Dark chocolate melts into straightforward mole sauce

Straightforward Mole Sauce

“Straightforward mole sauce” doubtless sounds a little oxymoronic, but here’s what it means:

  1. You don’t have to roast or peel any peppers.
  2. You only have to use two pans.
  3. After one round of sauté, you’re basically just adding things to the blender and hitting “blend.”

Straightforward mole sauce is definitely a case where you want to have everything out and ready to go. The things below will either go in a saute pan or a blender.

Ingredients for straightforward mole sauce are best laid out ahead of time.

This, of course, is but one version, though there are not too many straightforward mole sauces out there. Indeed, many of them boast about how complicated they are. Like any dish closely associated with a particular location—think kimchi or gnocchi—mole exists in as many different incarnations as there are cooks. This somewhat ancient article from the NYTimes, “On a Quest for Ultimate Mole Sauce,” does a pretty good job of explaining just how complicated a dish it is.

A cook named Margaret Shakespeare inspired me. I adapted it from her recipe in the Great Meals in Minutes: Mexican Meals cookbook (Time-Life Books, 1984). i like it very much in this vegan mole bowl recipe. It also works just dandy on a thing that, here is Michigan, is called a “wet burrito”—in other words, your basic burrito, with rice, beans, veggies, meat if you eat it, drenched in sauce. In that case, consider thinning it down.

Here, you can see the sauce before the chocolate melts in, chocolate naturally being the key ingredient.

Chocolate is ready to melt into a straightforward mole sauce.

And here it is, all blended up and lovely, dark, and deep on the Vegan Mole Bowl.

It goes wonderfully with savory, sweet, creamy—you name it. Cilantro is a marvelous foil. You can pour the finished batch in a glass jar, and unlike the kind you’d buy ready made, you’ll know exactly what’s in it.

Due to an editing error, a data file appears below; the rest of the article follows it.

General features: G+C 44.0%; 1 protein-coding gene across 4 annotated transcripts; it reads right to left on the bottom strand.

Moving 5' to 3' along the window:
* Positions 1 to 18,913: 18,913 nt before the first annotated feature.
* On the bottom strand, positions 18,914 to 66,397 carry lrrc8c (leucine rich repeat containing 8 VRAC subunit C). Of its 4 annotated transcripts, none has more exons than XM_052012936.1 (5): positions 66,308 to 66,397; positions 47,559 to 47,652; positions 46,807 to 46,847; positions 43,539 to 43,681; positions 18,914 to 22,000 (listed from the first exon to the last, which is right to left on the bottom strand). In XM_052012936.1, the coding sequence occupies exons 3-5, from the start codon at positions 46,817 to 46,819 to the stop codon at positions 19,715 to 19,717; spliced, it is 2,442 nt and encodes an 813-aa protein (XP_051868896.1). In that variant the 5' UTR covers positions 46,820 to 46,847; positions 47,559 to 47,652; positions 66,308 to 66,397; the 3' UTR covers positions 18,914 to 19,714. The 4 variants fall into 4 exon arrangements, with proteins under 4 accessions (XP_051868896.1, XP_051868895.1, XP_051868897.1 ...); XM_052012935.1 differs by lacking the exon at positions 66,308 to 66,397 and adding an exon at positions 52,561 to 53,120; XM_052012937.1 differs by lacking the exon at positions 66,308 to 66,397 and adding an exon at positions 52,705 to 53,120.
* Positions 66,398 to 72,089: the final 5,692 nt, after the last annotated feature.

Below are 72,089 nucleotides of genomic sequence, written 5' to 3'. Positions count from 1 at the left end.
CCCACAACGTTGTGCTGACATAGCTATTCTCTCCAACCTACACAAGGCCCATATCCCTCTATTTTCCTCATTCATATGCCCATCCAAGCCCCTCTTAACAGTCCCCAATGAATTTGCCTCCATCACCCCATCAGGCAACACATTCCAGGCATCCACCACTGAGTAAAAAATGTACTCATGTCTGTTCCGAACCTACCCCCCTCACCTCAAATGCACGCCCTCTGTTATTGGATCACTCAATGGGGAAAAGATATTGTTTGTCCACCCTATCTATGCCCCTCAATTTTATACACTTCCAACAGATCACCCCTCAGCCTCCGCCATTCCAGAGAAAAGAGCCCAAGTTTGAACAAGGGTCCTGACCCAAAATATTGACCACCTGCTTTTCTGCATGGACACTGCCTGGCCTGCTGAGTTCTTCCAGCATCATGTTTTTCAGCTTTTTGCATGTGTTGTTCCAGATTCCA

Enjoy!

Vegan Mole Bowl

Vegan Mole Bowl

Mole—rhymes with “guacamole”—wears its Aztec roots with pride. This vegan mole bowl revels in a deep, thick,  mysterious sauce, which livens up what’s otherwise a simple of rice, beans, and vegetables.

There is, however, not a simple way to make mole. This recipe, adapted from a recipe by Margaret Shakespeare*, is close. If you get all the ingredients out ahead of time…

mole-ingr

….you can pretty easily get your mole on while everything else cooks.

mole-cooking

That, by the way, shows the chocolate before it melts. The chocolate is what gives mole its color and hard to pin down flavor.

(Click this link for the mole sauce on its own.)

As stated, this is a vegan mole bowl, relying on my old favorite cauliflower. (I’m not sure where I’d be without that vegetable.) If you don’t have a cauliflower, zucchini will roast up nicely, though in about half the time. If you have fresh corn, spectacular. And the mole will complement chicken, steak, or a robust seafood like scallops, shrimp, or cod—in other words, a fairly sturdy fish, though more bland is better. Salmon is out. Fresh tuna…you’re on your own.

Meanwhile, I turn once again to the awesome rice/quinoa mix put together by Seeds of Change, which we buy in 6-packs at Costco and that I go through about as often as I do cauliflower. You could also, of course, use your own cooked brown rice, quinoa, or your own blend of pretty much any grain you like.

mole-rice-pkg

Have fun with your toppings. I had a mango on hand and opted for sliced avocado so the mole could star. But if you don’t mind a crowded flavor party, throw a little guacamole on there and the two great Mexican creations can duke it out. Just be sure to have some fresh crunchy Romaine—possibly mixed up with a little green cabbage. Enjoy.

mole2